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OpEdNews Op Eds    H1'ed 3/26/15

Whatsa Democracy?

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Democracy has got to be the most overworked and under-defined word in the English language these days - in fact, in any language, given that memes spread across the planet faster than the speed of light. The more ruthless and rash the United States becomes in its determination to rule the world, relying increasingly on the power of words, the greater the urgency of unmasking its use of the word 'democracy' as a farce.[tag]

Come together for real democracy... Real Democracy Now Brighton
Come together for real democracy... Real Democracy Now Brighton
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According to the conventional 'wisdom', if all citizens above a certain age - usually eighteen or twenty-one - are entitled to vote for representatives in a country's law-making bodies, they are living in a democracy. But if the US were really serious about defending democracy, it would not claim that Cuba, for example, or Russia, fail the test. These two countries, together with a long list of other nations, are not considered members of the 'club of democratic nations'. In the case of Cuba, there is only one political party, and in the case of Russia, the President wields too much power and elections are suspicious. Yet, as reported by Medea Benjamin at http://www.counterpunch.org/2015/01/09/democracy-in-cuba-and-at-home/ Cuba has pioneered decentralized democracy, and Putin has long enjoyed an approval rating in the eighties!

In reality, democracy is less about elections than about who actually writes the laws. Russia is not a beltway sanctioned democracy because when situations require it, Putin tells the elected members of the Duma what laws to pass, behaving like a dictator. The United States is a democracy because our President can't do that: but is it preferable for lobbyists to tell the Congress what laws to pass, while 'think tanks' take over the job of writing them from our elected representatives? Is a country that relies on military might, intervening wherever its commercial needs are not being satisfied to impose 'regime change' a democracy, when a large majority of its citizens oppose such policies? Is it a democracy when most of the assets are in the hands of a small minority? Or when only half the population has access to medical care?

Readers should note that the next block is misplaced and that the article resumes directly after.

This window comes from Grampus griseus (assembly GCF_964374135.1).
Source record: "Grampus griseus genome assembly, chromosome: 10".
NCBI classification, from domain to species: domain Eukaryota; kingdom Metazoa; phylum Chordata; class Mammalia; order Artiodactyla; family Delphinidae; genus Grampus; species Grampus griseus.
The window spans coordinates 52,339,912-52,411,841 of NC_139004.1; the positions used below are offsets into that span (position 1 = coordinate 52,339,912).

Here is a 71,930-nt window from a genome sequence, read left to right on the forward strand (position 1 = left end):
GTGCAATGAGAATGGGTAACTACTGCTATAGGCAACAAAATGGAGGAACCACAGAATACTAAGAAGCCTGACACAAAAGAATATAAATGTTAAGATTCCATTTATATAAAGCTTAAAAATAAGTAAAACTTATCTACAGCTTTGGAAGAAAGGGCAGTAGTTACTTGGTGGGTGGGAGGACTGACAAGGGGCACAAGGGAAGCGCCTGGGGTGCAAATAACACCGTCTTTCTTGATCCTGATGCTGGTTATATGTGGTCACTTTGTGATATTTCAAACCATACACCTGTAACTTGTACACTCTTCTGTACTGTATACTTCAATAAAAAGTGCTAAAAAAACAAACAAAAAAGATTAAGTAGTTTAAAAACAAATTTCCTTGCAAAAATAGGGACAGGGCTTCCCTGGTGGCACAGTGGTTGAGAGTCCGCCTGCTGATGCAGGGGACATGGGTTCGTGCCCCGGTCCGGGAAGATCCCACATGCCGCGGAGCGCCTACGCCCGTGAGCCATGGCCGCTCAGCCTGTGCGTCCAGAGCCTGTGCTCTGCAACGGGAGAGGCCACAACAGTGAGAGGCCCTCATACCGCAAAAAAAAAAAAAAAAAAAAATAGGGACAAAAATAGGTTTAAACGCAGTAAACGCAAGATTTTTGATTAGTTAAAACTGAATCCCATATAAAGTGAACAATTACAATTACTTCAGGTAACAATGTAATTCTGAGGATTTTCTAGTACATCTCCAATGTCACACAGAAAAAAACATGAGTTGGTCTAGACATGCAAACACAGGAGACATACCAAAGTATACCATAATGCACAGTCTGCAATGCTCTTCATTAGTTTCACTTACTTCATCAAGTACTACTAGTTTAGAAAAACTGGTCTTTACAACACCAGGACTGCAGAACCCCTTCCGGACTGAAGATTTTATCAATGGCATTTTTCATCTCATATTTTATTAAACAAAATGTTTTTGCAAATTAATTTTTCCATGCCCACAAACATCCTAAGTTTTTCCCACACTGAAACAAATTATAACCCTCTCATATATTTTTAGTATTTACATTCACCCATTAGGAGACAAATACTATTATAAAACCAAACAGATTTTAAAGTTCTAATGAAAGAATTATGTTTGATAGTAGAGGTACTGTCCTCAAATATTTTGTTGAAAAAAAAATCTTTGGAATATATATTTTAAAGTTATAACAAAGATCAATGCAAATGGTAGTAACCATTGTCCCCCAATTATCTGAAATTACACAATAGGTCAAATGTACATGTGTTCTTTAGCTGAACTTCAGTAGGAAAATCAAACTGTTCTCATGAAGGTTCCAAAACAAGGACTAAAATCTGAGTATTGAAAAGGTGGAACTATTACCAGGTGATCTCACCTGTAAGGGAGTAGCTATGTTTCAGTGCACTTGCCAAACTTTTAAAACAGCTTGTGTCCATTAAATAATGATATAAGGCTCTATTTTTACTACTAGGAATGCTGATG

Across the world, kids are taught that countries should be democratic, and as they grow up they judge their own and other countries by the accepted definition of the words:'free and fair elections', a 'free' press, the 'rule of law' implemented via a system of 'checks and balances', meaning that the judiciary is independent of both the executive and the legislative branches of government. But countries can boast all of these achievements, and not really be democratic, in the sense of responding to the needs of the majority of its citizens.

The word 'democracy', as all school-chidren know, was coined by the Greeks over two thousand years ago, means 'the people' hold the power. In actual fact, only male citizens, not women or slaves, could express their opinions publicly and vote in ancient Athens, yet politicians the world over claims that if every citizen has a vote, the system is democratic. During the eighteenth century Enlightenment, in a world (i.e., Europe) in which population growth made direct participation impossible, autocracies became constitutional monarchies, a relatively benign form of rule from above, of which Great Britain is the poster-child: although she appoints the Prime Minister, the Queen has no power, but can only hope for the best. Other constitutional monarchies include the Scandinavian countries, which are social democracies that are sometimes ruled by conservatives. The Scandinavian constitutional monarchies are considered to be the most advanced countries in the world.

An important requirement for a regime to be considered democratic is that it is entirely in the hands of 'civilians' who tell the military what to do. If a military man gets himself elected in a 'free and fair election' (for example, President Al Sisi of Egypt), he is not a dictator, even though his former military buddies can be expected to spring into action at the slightest threat to his rule.

Non-constitutional monarchies such as Saudi Arabia and the other countries of the Persian Gulf do not even pretend to be democratic. They are not among the long list of 'our dictators' such as those of Africa - or until recently, Myanmar - or, going a bit further back, the caudillos that ruled America's 'back yard' until an enduring Cuban revolution persuaded the rest of the continent to resist American oversight. The Persian gulf monarchies occupy a unique niche located on vast reserves of oil. American officialdom never refers them as 'democracies', and stations planes and ships on their soil to protect their feudal rulers when their people, such as Yemenis or Bahrainis, rise up demanding democracy.

What about the countries of Eastern Europe, held for decades under Soviet, shall we say, guardianship? Now they're 'free' and you won't find anywhere a bunch of people more committed to the American definition of democracy. The Poles, in particular, are so committed to American style democracy that they are itching to go to war with 'Putin's Russia'. The Baltic nations are so committed to democracy that everyone is target practicing while Neo-Nazis parade through the streets, in a page from Nuland's Ukraine.